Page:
Though not all of these tea varieties originated in Japan, they are all quite popular drinks across the country:

Koucha or Black Tea (紅茶):
As seen in last week's post, black tea is a popular drink across the country. It's a standard on restaurant menus (including McDonalds and KFC) and usually served in one of the four forms we talked about last time. Many varieties of black tea are available in the country as well, but if you like a very specific tea, you might have to search out a specialty cafe in your area or turn to someplace like Amazon.co.jp. At the local grocery store or on the average restaurant menu, Darjeeling and Earl Grey are the two varieties I seem to encounter most commonly.

The various bottled "straight teas" often proudly display their variety used on the label. Kirin's 午後の紅茶, for example, uses Ceylon (Sri Lankan) Dimbula tea.


Oolong Tea (烏龍茶、ウーロン茶):
Oolong tea originated in China, and in Chinese tea culture it has dozens of very distinct varieties and tastes. But just as the term "green tea" is most commonly used in Japan to refer to a pretty specific type of green tea (called sencha or bancha), outside of tea enthusiast circles the name "oolong tea" in Japan tends to refer to a specific, predictable flavor available in plastic bottled form under a bunch of different brand names.

The distinct taste of oolong tea comes from exposing picked tea leaves to hot sun until they wither. The leaves are allowed a longer oxidation period than those used in green teas but shorter than those of black teas. Speaking of which, Black Oolong Tea (黒烏龍茶) is a popular health drink in Japan, especially among women. It's thought to promote weight loss.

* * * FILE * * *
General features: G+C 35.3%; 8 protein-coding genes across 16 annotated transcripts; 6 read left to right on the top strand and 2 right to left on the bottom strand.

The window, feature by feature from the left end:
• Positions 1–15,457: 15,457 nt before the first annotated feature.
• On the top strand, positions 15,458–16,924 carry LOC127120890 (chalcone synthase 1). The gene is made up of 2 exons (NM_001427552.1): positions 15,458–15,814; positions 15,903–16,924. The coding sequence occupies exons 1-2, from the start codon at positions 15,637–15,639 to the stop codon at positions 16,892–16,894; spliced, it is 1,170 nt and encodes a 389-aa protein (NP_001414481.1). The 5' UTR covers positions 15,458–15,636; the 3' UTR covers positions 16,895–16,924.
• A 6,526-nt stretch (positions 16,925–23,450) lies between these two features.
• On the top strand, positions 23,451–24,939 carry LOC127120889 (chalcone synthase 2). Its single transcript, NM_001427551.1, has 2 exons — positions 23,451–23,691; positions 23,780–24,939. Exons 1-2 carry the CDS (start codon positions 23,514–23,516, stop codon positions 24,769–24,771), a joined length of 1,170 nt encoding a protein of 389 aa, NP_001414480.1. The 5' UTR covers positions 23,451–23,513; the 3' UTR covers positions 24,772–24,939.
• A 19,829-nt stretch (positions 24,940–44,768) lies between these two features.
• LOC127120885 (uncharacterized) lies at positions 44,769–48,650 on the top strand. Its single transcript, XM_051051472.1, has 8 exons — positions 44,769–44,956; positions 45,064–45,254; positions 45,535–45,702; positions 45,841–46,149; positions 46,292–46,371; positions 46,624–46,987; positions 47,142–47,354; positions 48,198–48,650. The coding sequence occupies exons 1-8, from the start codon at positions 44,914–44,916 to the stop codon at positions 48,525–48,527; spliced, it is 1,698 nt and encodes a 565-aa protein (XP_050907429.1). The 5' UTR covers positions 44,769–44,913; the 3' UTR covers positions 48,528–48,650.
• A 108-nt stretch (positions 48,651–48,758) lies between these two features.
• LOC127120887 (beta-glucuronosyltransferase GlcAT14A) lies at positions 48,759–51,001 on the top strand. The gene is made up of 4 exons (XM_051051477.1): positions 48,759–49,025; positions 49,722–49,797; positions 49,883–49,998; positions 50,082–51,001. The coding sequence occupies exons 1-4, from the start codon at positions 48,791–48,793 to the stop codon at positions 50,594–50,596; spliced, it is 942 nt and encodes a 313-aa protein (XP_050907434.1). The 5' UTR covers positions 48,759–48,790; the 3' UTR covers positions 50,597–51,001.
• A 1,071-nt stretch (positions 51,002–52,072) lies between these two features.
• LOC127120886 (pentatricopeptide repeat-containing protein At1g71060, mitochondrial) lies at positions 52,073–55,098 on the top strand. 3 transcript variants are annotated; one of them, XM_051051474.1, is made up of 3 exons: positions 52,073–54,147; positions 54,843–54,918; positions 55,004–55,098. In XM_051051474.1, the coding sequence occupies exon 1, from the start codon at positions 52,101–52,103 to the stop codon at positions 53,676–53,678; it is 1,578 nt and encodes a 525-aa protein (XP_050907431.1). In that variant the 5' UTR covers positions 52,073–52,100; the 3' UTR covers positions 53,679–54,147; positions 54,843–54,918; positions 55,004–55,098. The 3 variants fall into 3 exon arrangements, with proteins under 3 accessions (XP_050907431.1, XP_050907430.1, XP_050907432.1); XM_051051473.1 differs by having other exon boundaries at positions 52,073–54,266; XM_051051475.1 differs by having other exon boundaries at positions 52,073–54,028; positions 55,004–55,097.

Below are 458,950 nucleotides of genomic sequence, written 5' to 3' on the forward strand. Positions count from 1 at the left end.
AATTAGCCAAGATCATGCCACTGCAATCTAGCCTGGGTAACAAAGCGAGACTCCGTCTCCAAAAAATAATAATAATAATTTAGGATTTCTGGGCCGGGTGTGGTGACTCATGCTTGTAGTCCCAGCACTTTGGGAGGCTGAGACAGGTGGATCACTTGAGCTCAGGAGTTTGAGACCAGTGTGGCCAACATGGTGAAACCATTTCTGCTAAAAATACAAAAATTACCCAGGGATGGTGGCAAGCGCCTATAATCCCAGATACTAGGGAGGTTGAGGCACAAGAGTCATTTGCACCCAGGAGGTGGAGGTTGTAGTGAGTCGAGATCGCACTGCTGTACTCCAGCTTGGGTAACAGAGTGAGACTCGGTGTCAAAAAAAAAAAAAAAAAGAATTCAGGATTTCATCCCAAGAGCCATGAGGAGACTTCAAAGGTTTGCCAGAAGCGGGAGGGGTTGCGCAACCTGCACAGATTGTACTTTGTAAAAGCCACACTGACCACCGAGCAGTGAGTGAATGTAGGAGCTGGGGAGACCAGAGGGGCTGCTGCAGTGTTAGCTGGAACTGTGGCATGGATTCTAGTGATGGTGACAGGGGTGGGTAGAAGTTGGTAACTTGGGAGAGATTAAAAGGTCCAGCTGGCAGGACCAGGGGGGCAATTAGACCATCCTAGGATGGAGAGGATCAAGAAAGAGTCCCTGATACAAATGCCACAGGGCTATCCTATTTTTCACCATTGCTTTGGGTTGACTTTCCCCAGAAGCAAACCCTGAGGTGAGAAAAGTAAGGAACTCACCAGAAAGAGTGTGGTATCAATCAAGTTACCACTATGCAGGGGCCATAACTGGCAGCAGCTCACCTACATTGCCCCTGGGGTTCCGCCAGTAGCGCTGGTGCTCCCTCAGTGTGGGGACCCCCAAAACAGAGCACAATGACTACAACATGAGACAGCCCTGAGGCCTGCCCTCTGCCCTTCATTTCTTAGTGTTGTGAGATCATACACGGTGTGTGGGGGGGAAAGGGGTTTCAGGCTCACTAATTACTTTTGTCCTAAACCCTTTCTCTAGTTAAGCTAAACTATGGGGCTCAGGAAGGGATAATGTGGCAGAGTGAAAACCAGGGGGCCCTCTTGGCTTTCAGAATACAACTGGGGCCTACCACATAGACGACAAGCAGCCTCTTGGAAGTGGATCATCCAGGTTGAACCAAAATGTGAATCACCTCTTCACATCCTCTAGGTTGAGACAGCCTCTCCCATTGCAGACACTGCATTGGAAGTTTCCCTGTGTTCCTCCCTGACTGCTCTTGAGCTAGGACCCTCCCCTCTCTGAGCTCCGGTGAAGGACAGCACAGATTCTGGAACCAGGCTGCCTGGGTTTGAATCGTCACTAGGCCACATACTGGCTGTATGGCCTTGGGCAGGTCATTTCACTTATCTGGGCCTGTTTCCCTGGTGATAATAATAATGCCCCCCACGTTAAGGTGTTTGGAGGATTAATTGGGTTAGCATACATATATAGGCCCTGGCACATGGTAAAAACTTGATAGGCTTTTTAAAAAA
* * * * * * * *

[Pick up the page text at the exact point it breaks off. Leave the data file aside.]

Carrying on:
Mugicha or Barley Tea (麦茶):
Though not actually a tea, as it doesn't involve any part of the tea plant, mugicha is one staple of Japanese tea culture. I most often run into it when eating at inexpensive sit-down places like ramen shops and Mugicha tea bags are widely available at grocery stores and drugstores, too. They're pretty cheap and popularly used in homes to keep a pitcher full of cool barley tea in the fridge throughout the summer. Sometimes the commercially packaged bags are designed only to be used to make cold or hot tea, so check the package carefully before buying.
Japanese curry places.

According to Wikipedia, mugicha is also quite good for your cardiovascular health and inhibits growth of a certain bacteria implicated in tooth decay.

Ryokucha (緑茶):
When you think of tea in Japan, you probably think green. So do Japanese people: The simple word for tea (お茶, ocha) used without other clarification is understood in Japan to mean green tea as opposed to black or herbal (tisane). But when distinguishing green from other types of tea, ryokucha is the blanket term commonly used.

Some types of Japanese green tea are far more common than others, but perhaps a dozen varieties and names for green tea exist within the label ryokucha. There's so many varieties, in fact, that they really deserve their own post. For an eyeful of exclusively green Japanese teas, check out our next article in this series, 5 Varieties of Japanese Green Tea.

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